Anzac Centenary Commemorations
On 1 November 1914, the first convoy of Australian and New Zealand troops departed for the First World War from King George Sound in Albany, Western Australia. For many, Albany was their last sight of Australian soil. These brave soldiers became known as our ANZACs. To honour the first ANZACs, a state-of-the-art museum – the National Anzac Centre – has been built in Albany.
Today Albany is known as the birthplace of the Anzac story and the home of the National Anzac Centre.
As we commemorate 100 years of ANZAC and the 100th anniversary of the Dardanelles Campaign, immerse yourself in the Anzac Albany story and walk in the footsteps of our ANZACs as they gathered in Albany prior to their departure to Gallipoli.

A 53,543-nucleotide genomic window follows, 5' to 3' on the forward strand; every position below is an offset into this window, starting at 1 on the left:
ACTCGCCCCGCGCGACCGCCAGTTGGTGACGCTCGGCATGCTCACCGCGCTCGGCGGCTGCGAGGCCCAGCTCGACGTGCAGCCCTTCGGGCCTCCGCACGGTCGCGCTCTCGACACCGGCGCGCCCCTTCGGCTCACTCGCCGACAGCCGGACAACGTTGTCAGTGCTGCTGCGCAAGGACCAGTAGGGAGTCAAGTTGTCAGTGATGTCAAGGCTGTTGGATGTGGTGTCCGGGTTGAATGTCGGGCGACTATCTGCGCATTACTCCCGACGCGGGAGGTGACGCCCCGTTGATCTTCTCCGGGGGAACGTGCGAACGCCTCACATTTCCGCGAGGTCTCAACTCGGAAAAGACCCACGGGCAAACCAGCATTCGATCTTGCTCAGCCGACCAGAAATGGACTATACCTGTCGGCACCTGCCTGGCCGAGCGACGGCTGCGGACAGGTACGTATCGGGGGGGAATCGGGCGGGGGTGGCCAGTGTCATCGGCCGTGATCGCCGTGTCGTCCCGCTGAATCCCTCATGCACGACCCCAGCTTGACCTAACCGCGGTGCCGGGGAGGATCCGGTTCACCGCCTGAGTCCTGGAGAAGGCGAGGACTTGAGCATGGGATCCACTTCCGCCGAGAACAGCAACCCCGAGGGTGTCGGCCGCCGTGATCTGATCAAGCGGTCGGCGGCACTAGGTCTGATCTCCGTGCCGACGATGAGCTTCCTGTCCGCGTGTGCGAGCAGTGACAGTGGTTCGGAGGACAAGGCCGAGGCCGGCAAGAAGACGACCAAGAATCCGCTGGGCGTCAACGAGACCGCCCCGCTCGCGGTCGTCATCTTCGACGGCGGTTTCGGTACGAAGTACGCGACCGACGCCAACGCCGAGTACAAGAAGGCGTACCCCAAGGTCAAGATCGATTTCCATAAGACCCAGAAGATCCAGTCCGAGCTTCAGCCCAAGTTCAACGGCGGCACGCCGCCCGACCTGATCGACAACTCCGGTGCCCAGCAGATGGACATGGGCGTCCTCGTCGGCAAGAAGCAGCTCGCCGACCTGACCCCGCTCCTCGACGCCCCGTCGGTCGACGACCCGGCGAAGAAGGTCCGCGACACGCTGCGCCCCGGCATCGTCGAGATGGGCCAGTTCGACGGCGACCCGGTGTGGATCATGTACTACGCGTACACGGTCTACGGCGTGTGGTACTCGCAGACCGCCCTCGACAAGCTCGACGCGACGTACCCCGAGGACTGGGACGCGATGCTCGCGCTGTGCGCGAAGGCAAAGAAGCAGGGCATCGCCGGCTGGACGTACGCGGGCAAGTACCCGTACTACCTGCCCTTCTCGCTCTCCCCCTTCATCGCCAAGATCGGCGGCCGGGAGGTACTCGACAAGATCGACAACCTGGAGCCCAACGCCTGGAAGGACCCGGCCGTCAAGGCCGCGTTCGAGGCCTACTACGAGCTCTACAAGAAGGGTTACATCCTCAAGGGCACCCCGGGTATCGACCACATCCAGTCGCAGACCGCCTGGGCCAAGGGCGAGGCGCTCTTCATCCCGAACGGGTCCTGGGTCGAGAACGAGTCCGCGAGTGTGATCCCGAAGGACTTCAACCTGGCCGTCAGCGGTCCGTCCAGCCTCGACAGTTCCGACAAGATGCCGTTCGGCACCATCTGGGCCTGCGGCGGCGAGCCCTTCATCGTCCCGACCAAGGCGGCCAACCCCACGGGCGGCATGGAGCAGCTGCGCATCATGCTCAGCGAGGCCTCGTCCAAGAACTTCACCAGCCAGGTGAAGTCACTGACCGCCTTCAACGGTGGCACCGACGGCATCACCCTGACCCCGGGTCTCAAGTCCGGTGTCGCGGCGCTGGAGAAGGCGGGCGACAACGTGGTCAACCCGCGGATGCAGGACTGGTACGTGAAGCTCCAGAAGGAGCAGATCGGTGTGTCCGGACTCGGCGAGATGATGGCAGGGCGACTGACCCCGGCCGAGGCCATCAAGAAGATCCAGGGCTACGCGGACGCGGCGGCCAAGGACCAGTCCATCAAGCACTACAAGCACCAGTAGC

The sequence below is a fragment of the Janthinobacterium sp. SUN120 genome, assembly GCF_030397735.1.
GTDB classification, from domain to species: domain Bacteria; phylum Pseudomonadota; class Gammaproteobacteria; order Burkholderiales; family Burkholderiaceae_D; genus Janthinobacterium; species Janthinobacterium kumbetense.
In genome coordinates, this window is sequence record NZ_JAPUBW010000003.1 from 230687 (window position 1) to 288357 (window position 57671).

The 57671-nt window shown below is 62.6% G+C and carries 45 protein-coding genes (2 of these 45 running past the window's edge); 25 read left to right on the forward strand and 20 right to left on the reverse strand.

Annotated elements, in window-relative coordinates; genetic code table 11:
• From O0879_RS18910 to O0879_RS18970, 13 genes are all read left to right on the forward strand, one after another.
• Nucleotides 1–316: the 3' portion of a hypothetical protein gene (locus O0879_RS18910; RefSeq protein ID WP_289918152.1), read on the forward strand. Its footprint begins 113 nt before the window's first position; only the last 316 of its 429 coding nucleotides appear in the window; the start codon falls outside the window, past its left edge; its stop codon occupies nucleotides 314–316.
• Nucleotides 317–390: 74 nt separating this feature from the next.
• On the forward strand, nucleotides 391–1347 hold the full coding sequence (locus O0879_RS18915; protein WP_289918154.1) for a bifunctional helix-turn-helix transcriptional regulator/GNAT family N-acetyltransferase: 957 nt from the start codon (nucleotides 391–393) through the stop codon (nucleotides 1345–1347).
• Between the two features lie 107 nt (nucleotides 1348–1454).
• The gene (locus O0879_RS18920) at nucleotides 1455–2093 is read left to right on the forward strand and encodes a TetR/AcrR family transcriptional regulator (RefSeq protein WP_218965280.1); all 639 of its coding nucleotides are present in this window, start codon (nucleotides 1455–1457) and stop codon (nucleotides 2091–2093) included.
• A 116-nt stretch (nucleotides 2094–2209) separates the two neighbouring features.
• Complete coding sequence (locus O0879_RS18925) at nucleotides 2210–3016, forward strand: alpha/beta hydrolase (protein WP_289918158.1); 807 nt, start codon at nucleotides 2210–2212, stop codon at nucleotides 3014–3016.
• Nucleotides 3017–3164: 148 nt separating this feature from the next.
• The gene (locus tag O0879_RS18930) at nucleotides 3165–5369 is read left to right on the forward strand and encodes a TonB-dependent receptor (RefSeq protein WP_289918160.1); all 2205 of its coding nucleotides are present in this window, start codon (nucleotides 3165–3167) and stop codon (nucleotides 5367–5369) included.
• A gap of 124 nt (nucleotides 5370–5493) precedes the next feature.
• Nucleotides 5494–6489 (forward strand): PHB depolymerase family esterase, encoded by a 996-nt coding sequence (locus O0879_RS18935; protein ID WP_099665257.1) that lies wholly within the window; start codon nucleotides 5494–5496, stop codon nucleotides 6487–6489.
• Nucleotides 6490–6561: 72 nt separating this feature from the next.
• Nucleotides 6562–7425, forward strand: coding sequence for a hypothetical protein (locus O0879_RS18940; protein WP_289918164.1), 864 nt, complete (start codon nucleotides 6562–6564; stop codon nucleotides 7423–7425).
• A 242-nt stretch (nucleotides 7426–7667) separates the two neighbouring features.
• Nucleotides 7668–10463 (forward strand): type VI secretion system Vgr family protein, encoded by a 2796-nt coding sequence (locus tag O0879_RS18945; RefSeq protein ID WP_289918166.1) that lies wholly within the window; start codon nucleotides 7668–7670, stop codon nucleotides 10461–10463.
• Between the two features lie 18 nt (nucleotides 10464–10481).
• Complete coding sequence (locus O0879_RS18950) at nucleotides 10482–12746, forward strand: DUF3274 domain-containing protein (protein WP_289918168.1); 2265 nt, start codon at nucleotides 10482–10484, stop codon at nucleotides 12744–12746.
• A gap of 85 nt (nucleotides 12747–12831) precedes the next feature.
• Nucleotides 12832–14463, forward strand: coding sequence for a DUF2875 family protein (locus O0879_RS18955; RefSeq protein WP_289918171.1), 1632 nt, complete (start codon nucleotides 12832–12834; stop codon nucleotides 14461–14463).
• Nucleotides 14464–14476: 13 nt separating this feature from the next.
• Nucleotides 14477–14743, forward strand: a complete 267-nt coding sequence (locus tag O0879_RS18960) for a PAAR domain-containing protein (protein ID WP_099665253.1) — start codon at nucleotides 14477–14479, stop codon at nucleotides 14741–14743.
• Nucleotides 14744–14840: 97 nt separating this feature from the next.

Discover your own sense of national pride when you visit the 1914 departure point where over 41,000 servicemen and women left for Gallipoli. Experience the legend that shaped a nation at the National Anzac Centre – Australia’s foremost museum honouring the ANZACs.
Albany’s special place in the remembrance of the First World War is recognised the world over. Each year on Anzac Day thousands of locals and visitors solemnly gather atop Mount Clarence for the dawn service at the Desert Mounted Corps Memorial, looking out over King George Sound to commemorate the diggers who perished in the Great War. Wreaths are laid upon the waters of the Sound, as they have been since 25 April 1930.
Albany and the National Anzac Centre is destined to be a pilgrimage destination for many generations to come.